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Victorian Era In Glass
The term "Victorian" does not designate a particular style but rather a period characterized by ornateness, overdecoration, and a kind of stuffiness. The opening up of this country and its industrial expansion in the nineteenth century brought great wealth to some and more money to most of the citizens. It allowed people to fulfill the desire for possessions, to have fhe same as a neighbor, the rich man, or the celebrity. For most Victorians this resulted in an overabundance of everything. Simplicity gave way to showiness.
In the designing and manufacturing of glass the tendency showed up in several ways. Since every corner of a room, every table and stand had to be filled, a great deal of ornamental ware was produced. As houses were overdecorated, so was much of the glass. Colored ware was pressed in elaborate patterns and also gilded. Cased ware (articles made of two or three layers of contrasting glass), was cut until little was left of the outside layer. A single article was sometimes patterned, ruffled, and appliqued with flowers. Untrained women enameled thousands of articles with flowers, pastoral scenes, children, and animals.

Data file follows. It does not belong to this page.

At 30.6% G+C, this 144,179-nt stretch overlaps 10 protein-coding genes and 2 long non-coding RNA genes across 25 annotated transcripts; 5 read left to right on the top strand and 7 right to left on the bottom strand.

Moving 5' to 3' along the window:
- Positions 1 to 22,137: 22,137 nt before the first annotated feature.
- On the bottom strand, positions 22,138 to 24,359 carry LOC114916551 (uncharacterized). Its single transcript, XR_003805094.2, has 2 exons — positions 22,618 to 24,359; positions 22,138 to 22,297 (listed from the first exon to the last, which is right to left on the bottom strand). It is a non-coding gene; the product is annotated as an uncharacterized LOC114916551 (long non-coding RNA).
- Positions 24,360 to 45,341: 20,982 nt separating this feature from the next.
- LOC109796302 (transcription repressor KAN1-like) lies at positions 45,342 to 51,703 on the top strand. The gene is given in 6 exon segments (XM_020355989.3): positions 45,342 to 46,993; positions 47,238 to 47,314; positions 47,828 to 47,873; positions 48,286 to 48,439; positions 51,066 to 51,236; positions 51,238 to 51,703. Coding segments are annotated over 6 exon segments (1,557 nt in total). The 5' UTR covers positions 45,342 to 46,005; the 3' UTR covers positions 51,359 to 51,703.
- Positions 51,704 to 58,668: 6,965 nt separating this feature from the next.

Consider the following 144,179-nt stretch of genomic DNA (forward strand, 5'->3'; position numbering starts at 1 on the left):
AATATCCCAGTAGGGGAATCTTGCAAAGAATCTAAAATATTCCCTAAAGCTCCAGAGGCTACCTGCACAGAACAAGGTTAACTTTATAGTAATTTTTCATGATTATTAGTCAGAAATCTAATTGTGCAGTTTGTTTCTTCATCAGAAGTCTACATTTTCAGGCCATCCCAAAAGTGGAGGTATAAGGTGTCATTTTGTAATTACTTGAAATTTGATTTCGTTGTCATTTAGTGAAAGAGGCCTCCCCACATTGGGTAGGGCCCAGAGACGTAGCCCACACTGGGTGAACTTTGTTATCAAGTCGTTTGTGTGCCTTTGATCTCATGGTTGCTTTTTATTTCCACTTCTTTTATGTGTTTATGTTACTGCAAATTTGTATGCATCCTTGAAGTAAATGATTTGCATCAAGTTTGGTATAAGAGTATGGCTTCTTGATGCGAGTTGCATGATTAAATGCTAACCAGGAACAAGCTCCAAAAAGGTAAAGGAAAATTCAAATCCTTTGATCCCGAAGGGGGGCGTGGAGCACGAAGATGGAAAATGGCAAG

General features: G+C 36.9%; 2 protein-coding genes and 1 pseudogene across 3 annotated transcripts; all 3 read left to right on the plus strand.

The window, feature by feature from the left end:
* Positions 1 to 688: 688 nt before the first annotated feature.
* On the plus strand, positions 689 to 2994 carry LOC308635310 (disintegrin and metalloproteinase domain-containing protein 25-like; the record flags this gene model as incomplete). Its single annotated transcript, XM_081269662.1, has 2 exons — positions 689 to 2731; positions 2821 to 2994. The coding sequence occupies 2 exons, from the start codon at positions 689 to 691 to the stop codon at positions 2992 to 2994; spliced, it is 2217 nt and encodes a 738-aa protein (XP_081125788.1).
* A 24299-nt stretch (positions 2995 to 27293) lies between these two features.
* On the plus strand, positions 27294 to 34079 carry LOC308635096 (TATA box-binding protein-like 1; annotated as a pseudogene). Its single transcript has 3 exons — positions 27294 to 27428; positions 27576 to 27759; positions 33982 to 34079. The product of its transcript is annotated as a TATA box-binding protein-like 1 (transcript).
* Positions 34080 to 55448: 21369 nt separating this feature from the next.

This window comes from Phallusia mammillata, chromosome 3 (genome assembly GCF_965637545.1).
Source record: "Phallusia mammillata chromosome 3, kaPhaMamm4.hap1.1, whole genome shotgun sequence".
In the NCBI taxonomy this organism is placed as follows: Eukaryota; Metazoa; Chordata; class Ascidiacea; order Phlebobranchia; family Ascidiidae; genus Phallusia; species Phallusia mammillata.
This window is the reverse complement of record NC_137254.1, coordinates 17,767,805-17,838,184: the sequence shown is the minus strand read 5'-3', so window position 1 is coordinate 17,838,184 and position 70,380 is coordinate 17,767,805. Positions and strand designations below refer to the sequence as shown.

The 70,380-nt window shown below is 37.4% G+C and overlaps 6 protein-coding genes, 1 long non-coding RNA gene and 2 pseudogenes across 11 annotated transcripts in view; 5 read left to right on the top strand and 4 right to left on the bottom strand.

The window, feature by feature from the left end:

The size of many articles was in scale with the high-ceilinged rooms. Imposing chandeliers, tall lamps, and vases filled the parlors. Large fruit bowls and compotes were necessary for every dining rooms. Victorian ornateness reached its height in tall epergnes-some standing more than two feet high.
Although the developments in glassworking after the Civil War tended toward the production of cheaper ware of poorer quality, some pieces that were made in the late nineteenth century were as beautiful as the earlier articles.While designing for mass production of pressed glass prevailed in most plants, there was also considerable thought and money spent on developing lovely color combinations and decorations in the blown ware. Many collectors prefer it to pieces of early American glass because of the soft coloring and more perfect fabrication.